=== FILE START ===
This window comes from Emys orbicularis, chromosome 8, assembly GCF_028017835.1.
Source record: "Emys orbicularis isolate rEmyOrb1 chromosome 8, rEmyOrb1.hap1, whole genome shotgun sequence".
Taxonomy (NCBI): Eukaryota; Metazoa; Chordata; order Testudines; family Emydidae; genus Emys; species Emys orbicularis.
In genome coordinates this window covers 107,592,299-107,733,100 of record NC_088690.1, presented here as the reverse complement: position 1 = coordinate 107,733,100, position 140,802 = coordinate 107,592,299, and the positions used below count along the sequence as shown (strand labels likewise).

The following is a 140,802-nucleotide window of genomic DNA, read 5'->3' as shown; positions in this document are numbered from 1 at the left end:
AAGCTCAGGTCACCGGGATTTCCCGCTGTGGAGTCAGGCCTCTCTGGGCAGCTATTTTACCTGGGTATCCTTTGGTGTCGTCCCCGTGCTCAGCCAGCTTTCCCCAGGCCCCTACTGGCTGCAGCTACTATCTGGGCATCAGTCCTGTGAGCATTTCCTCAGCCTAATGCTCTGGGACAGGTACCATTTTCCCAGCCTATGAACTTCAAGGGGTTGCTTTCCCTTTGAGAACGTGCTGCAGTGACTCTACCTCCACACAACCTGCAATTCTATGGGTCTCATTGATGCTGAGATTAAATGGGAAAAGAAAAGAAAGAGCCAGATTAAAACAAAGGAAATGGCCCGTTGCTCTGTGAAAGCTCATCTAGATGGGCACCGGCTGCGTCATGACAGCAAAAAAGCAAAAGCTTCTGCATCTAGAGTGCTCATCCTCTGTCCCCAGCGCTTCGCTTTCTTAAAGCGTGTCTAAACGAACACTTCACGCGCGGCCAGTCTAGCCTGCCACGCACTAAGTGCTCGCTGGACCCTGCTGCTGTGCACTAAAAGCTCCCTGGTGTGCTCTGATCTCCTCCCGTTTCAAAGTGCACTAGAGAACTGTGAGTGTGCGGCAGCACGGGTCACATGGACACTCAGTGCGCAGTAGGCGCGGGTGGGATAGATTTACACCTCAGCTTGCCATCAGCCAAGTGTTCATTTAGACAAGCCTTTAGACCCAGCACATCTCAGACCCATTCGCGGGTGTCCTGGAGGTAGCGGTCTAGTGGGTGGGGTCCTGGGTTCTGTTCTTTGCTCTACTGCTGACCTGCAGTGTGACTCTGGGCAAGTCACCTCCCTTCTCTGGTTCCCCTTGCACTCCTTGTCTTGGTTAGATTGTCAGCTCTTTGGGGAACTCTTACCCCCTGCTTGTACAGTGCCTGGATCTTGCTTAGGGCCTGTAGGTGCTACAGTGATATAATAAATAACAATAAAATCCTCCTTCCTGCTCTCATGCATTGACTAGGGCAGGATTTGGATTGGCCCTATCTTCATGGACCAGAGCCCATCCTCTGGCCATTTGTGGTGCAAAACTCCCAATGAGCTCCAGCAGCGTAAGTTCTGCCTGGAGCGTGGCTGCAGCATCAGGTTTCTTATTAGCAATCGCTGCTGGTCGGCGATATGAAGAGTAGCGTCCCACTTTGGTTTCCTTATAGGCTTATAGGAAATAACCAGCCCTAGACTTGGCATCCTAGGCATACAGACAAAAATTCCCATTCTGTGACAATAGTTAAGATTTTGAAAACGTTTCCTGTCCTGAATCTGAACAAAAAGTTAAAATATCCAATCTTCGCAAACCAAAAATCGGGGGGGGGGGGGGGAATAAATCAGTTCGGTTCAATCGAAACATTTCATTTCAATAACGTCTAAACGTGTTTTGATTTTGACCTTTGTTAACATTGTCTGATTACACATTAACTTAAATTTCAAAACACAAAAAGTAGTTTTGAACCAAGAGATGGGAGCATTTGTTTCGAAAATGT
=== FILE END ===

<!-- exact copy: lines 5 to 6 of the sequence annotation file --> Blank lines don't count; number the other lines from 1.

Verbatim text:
The following is a 140,802-nucleotide window of genomic DNA, read 5'->3' as shown; positions in this document are numbered from 1 at the left end:
AAGCTCAGGTCACCGGGATTTCCCGCTGTGGAGTCAGGCCTCTCTGGGCAGCTATTTTACCTGGGTATCCTTTGGTGTCGTCCCCGTGCTCAGCCAGCTTTCCCCAGGCCCCTACTGGCTGCAGCTACTATCTGGGCATCAGTCCTGTGAGCATTTCCTCAGCCTAATGCTCTGGGACAGGTACCATTTTCCCAGCCTATGAACTTCAAGGGGTTGCTTTCCCTTTGAGAACGTGCTGCAGTGACTCTACCTCCACACAACCTGCAATTCTATGGGTCTCATTGATGCTGAGATTAAATGGGAAAAGAAAAGAAAGAGCCAGATTAAAACAAAGGAAATGGCCCGTTGCTCTGTGAAAGCTCATCTAGATGGGCACCGGCTGCGTCATGACAGCAAAAAAGCAAAAGCTTCTGCATCTAGAGTGCTCATCCTCTGTCCCCAGCGCTTCGCTTTCTTAAAGCGTGTCTAAACGAACACTTCACGCGCGGCCAGTCTAGCCTGCCACGCACTAAGTGCTCGCTGGACCCTGCTGCTGTGCACTAAAAGCTCCCTGGTGTGCTCTGATCTCCTCCCGTTTCAAAGTGCACTAGAGAACTGTGAGTGTGCGGCAGCACGGGTCACATGGACACTCAGTGCGCAGTAGGCGCGGGTGGGATAGATTTACACCTCAGCTTGCCATCAGCCAAGTGTTCATTTAGACAAGCCTTTAGACCCAGCACATCTCAGACCCATTCGCGGGTGTCCTGGAGGTAGCGGTCTAGTGGGTGGGGTCCTGGGTTCTGTTCTTTGCTCTACTGCTGACCTGCAGTGTGACTCTGGGCAAGTCACCTCCCTTCTCTGGTTCCCCTTGCACTCCTTGTCTTGGTTAGATTGTCAGCTCTTTGGGGAACTCTTACCCCCTGCTTGTACAGTGCCTGGATCTTGCTTAGGGCCTGTAGGTGCTACAGTGATATAATAAATAACAATAAAATCCTCCTTCCTGCTCTCATGCATTGACTAGGGCAGGATTTGGATTGGCCCTATCTTCATGGACCAGAGCCCATCCTCTGGCCATTTGTGGTGCAAAACTCCCAATGAGCTCCAGCAGCGTAAGTTCTGCCTGGAGCGTGGCTGCAGCATCAGGTTTCTTATTAGCAATCGCTGCTGGTCGGCGATATGAAGAGTAGCGTCCCACTTTGGTTTCCTTATAGGCTTATAGGAAATAACCAGCCCTAGACTTGGCATCCTAGGCATACAGACAAAAATTCCCATTCTGTGACAATAGTTAAGATTTTGAAAACGTTTCCTGTCCTGAATCTGAACAAAAAGTTAAAATATCCAATCTTCGCAAACCAAAAATCGGGGGGGGGGGGGGGAATAAATCAGTTCGGTTCAATCGAAACATTTCATTTCAATAACGTCTAAACGTGTTTTGATTTTGACCTTTGTTAACATTGTCTGATTACACATTAACTTAAATTTCAAAACACAAAAAGTAGTTTTGAACCAAGAGATGGGAGCATTTGTTTCGAAAATGT